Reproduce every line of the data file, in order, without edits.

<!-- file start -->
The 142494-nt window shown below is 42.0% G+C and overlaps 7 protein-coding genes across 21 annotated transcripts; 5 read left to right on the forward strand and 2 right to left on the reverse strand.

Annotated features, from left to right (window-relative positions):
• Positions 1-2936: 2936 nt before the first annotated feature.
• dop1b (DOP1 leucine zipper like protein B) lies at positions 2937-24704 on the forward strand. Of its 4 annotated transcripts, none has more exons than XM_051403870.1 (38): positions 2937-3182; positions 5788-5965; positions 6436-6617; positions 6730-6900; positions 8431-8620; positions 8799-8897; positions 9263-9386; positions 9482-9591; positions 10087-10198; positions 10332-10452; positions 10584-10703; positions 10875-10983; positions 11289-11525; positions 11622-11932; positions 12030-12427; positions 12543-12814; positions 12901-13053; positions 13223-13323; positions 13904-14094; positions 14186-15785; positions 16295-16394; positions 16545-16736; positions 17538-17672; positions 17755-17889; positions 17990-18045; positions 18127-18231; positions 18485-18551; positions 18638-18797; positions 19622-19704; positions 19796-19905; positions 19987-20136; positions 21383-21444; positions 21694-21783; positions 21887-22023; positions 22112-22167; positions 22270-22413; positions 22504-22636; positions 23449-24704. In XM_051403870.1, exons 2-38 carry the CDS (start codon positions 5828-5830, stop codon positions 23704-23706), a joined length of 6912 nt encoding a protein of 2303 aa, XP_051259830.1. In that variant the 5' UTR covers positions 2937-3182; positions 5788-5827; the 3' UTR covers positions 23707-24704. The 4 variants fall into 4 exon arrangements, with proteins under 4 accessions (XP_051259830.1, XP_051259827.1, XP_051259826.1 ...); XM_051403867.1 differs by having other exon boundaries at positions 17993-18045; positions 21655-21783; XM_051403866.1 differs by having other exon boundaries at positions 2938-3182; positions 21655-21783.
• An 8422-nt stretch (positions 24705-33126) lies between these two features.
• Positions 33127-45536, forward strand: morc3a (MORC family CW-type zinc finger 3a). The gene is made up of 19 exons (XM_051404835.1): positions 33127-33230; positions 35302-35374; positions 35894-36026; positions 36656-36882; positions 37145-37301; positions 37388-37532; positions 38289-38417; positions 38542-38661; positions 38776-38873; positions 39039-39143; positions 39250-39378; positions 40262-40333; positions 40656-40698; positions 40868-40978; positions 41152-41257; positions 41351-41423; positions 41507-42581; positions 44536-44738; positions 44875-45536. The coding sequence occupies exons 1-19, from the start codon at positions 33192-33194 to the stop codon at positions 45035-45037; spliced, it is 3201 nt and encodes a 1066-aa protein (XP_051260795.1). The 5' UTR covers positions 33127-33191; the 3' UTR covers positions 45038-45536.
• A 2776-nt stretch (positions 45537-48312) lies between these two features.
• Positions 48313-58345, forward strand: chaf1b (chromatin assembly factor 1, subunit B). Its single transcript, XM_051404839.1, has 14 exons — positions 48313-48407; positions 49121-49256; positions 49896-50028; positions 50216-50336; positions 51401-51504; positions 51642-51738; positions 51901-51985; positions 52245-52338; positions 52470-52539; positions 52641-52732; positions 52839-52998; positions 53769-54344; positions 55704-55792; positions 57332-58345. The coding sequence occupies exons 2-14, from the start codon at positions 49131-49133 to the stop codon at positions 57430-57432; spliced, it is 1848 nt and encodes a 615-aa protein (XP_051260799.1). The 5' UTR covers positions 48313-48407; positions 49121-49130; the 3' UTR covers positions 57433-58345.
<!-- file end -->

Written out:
The 142494-nt window shown below is 42.0% G+C and overlaps 7 protein-coding genes across 21 annotated transcripts; 5 read left to right on the forward strand and 2 right to left on the reverse strand.

Annotated features, from left to right (window-relative positions):
• Positions 1-2936: 2936 nt before the first annotated feature.
• dop1b (DOP1 leucine zipper like protein B) lies at positions 2937-24704 on the forward strand. Of its 4 annotated transcripts, none has more exons than XM_051403870.1 (38): positions 2937-3182; positions 5788-5965; positions 6436-6617; positions 6730-6900; positions 8431-8620; positions 8799-8897; positions 9263-9386; positions 9482-9591; positions 10087-10198; positions 10332-10452; positions 10584-10703; positions 10875-10983; positions 11289-11525; positions 11622-11932; positions 12030-12427; positions 12543-12814; positions 12901-13053; positions 13223-13323; positions 13904-14094; positions 14186-15785; positions 16295-16394; positions 16545-16736; positions 17538-17672; positions 17755-17889; positions 17990-18045; positions 18127-18231; positions 18485-18551; positions 18638-18797; positions 19622-19704; positions 19796-19905; positions 19987-20136; positions 21383-21444; positions 21694-21783; positions 21887-22023; positions 22112-22167; positions 22270-22413; positions 22504-22636; positions 23449-24704. In XM_051403870.1, exons 2-38 carry the CDS (start codon positions 5828-5830, stop codon positions 23704-23706), a joined length of 6912 nt encoding a protein of 2303 aa, XP_051259830.1. In that variant the 5' UTR covers positions 2937-3182; positions 5788-5827; the 3' UTR covers positions 23707-24704. The 4 variants fall into 4 exon arrangements, with proteins under 4 accessions (XP_051259830.1, XP_051259827.1, XP_051259826.1 ...); XM_051403867.1 differs by having other exon boundaries at positions 17993-18045; positions 21655-21783; XM_051403866.1 differs by having other exon boundaries at positions 2938-3182; positions 21655-21783.
• An 8422-nt stretch (positions 24705-33126) lies between these two features.
• Positions 33127-45536, forward strand: morc3a (MORC family CW-type zinc finger 3a). The gene is made up of 19 exons (XM_051404835.1): positions 33127-33230; positions 35302-35374; positions 35894-36026; positions 36656-36882; positions 37145-37301; positions 37388-37532; positions 38289-38417; positions 38542-38661; positions 38776-38873; positions 39039-39143; positions 39250-39378; positions 40262-40333; positions 40656-40698; positions 40868-40978; positions 41152-41257; positions 41351-41423; positions 41507-42581; positions 44536-44738; positions 44875-45536. The coding sequence occupies exons 1-19, from the start codon at positions 33192-33194 to the stop codon at positions 45035-45037; spliced, it is 3201 nt and encodes a 1066-aa protein (XP_051260795.1). The 5' UTR covers positions 33127-33191; the 3' UTR covers positions 45038-45536.
• A 2776-nt stretch (positions 45537-48312) lies between these two features.
• Positions 48313-58345, forward strand: chaf1b (chromatin assembly factor 1, subunit B). Its single transcript, XM_051404839.1, has 14 exons — positions 48313-48407; positions 49121-49256; positions 49896-50028; positions 50216-50336; positions 51401-51504; positions 51642-51738; positions 51901-51985; positions 52245-52338; positions 52470-52539; positions 52641-52732; positions 52839-52998; positions 53769-54344; positions 55704-55792; positions 57332-58345. The coding sequence occupies exons 2-14, from the start codon at positions 49131-49133 to the stop codon at positions 57430-57432; spliced, it is 1848 nt and encodes a 615-aa protein (XP_051260799.1). The 5' UTR covers positions 48313-48407; positions 49121-49130; the 3' UTR covers positions 57433-58345.